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What is the general rule for which daemons should be started up through inetd? Currently, on my server, sshd, apache and sendmail are set up to run all the time, where simple *NIX services are set up to be started by inetd.

I'm the only one who uses ssh on my computer, and break-in attempts aren't a problem because I have it running on a non-standard port, and my HTTP server gets maybe 5 hits a day that aren't GoogleBot.

My question is, what are the benefits vs. the performance hits associated with running a complex daemon like sshd or apache through a superserver daemon, and what, if any, successes or failures have you had running your own daemons in this manner?

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it should be pointed out, that while not an answer for your question, running ssh on a non-standard port does not assure any sort of security. in the IT world, this is called 'security through obscurity' and, in this case, is highly ineffective, because most bots will port-scan you in addition to brute forcing ssh. your best bet is to lock down ssh, make sure your user account is the only one with remote access, and use public key authentication. –  cpbills May 29 '10 at 6:38
    
@cpbills - Did that already. Also, PermitRootLogin no. –  amphetamachine Jun 13 '10 at 15:37
    
Then what does it matter if people attempt to login? They won't get in. Unless it is so many that you're dos'd. –  cpbills Jun 13 '10 at 18:43

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The situation is going to be on a per case circumstance. Generally speaking, unless you have a specific reason to run within a super server, it is best not to. Running within a super server adds additional overhead with high load, as every connection spawns a new process.

Apache is designed to be always running. It's threaded and intelligently manages system resources.

inetd and other super servers were originally better suited for daemons that did not have the ability to interact with sockets within their native code.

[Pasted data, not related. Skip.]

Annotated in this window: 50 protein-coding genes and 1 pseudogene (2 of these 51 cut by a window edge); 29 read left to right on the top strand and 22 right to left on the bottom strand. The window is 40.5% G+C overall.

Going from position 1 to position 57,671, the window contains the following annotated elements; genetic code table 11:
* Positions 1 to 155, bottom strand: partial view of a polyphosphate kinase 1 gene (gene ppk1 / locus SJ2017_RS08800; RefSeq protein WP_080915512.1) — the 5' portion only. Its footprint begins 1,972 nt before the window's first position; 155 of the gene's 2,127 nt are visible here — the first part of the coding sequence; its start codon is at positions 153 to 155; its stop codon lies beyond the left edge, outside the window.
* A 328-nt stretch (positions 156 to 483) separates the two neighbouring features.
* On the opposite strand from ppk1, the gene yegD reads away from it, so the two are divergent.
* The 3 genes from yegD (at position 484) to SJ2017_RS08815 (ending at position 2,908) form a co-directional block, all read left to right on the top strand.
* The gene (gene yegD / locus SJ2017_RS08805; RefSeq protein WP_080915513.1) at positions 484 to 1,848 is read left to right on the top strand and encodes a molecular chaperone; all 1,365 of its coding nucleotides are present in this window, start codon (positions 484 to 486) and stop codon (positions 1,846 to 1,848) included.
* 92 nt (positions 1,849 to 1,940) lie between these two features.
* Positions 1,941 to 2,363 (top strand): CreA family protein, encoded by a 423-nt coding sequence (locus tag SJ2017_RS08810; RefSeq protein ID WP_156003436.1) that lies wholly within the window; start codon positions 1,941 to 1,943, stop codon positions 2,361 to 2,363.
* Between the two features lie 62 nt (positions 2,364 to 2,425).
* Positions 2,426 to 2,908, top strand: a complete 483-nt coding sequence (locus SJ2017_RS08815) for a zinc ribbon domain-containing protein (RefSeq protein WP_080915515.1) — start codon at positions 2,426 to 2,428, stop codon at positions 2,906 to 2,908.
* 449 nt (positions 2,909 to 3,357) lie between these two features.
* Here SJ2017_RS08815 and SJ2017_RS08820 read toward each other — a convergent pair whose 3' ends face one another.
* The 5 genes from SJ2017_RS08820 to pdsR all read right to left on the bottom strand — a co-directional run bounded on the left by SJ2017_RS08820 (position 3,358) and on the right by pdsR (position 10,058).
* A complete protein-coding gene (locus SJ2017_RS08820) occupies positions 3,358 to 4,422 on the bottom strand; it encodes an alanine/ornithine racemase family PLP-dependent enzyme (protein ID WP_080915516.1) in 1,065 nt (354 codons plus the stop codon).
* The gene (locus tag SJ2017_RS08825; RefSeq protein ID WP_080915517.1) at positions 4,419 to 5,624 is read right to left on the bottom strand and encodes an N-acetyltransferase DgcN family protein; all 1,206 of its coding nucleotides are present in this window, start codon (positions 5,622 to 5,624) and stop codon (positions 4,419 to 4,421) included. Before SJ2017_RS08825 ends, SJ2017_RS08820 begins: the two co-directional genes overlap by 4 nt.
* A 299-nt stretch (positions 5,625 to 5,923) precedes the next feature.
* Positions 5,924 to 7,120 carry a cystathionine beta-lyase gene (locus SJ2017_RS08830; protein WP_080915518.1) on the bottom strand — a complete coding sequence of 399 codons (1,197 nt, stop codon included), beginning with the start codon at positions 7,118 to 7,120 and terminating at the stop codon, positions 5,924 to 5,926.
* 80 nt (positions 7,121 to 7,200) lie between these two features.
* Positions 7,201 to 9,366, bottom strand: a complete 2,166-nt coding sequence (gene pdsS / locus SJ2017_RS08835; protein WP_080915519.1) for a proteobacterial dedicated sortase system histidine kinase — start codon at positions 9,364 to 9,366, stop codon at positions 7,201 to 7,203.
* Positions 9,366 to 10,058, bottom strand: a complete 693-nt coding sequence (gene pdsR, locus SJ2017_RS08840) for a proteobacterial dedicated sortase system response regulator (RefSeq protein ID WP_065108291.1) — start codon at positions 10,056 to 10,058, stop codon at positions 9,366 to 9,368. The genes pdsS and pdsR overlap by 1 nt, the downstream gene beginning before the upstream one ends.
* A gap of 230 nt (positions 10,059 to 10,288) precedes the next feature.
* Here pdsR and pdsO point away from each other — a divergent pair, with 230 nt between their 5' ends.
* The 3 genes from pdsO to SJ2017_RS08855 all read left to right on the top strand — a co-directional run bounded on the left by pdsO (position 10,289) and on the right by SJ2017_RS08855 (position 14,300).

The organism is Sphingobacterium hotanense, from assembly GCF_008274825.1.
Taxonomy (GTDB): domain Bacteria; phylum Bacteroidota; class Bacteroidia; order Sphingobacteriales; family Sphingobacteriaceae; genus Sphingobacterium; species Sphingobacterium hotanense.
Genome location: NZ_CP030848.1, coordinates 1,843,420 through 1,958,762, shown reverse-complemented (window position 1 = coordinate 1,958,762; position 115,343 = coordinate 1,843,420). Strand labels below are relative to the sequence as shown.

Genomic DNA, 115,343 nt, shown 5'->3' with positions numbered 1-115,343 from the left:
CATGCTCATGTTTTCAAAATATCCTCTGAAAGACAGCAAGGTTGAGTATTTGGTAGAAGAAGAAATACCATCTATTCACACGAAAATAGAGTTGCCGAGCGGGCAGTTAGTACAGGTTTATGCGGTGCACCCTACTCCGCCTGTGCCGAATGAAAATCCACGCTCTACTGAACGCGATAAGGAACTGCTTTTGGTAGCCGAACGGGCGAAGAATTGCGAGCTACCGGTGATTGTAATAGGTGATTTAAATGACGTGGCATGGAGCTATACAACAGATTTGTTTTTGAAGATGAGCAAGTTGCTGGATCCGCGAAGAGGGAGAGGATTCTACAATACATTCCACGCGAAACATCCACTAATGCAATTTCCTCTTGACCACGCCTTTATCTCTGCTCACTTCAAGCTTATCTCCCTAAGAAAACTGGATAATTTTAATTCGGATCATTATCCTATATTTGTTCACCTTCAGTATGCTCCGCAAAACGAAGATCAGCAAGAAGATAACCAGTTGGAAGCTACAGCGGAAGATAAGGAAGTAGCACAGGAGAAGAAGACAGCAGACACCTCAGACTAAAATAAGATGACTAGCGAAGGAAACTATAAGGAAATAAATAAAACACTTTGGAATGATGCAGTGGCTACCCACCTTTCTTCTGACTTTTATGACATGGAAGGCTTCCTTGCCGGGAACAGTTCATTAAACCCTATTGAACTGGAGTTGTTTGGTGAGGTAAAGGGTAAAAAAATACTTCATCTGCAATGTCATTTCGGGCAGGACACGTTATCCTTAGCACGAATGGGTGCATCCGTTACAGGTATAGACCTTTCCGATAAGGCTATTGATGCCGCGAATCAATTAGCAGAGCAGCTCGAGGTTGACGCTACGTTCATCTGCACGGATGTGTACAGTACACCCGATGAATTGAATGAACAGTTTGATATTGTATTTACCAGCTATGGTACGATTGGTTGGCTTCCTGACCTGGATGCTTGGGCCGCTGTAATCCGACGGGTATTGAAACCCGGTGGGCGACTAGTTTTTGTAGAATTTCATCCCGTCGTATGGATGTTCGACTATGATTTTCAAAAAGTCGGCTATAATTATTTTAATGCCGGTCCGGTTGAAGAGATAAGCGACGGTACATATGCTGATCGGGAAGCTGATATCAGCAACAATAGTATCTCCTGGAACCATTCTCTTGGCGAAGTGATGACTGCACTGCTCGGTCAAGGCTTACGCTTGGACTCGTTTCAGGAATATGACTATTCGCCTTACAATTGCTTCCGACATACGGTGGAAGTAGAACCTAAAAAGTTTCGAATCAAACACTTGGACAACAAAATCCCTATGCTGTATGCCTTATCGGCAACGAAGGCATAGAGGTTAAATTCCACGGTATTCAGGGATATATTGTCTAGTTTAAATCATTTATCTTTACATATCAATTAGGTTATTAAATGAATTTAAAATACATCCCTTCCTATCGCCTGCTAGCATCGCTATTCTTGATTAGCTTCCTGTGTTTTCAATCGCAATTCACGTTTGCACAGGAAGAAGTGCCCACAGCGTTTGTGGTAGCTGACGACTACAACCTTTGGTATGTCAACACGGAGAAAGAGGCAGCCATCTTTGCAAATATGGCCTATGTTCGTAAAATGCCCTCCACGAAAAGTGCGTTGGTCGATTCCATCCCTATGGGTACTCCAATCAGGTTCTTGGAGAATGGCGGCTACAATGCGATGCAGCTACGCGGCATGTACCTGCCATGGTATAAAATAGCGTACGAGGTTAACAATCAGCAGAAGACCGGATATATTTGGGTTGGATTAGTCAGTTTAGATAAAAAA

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The complexity of the daemon is not really the issue. The frequency of use is. xinetd allows you to get increased logging, and depending on the configuration an extra layer of security. All of the daemons you mentioned can be and are run under a super server in some configurations.

If you rarely use the daemon consider running it under the super server. This will allow you to reduce the number of daemons running and the resulting overhead.

inetd and xinetd have some very simple services built in. These services should be disabled unless needed. Other services don't have a daemon interface, so must be run by a super server. Many services which have network daemon capabilities, have flags which tell them they are running under inetd.

You should consider startup overhead and configuration stability before running daemons under a super server. A heavy startup overhead is one reason to run a rarely used service as a daemon. The services you listed are usually relatively heavily used when installed, so are run as daemons.

Apache is optimized to run as a daemon. If it is used much it is best run as a deamon.

Mail servers generally fork a new server for each incoming call, which has low overhead on most OSs. If it isn't used as a mail hub or delivery from remote sites it shouldn't be listening on any address other than localhost. It doesn't need to do that unless you have programs running on the server which use TCP/IP to send email via localhost.

sshd has relatively low startup overhead, except for random data for encryption. It does require a fair bit of random data, which may not be readily available if run under a super server.

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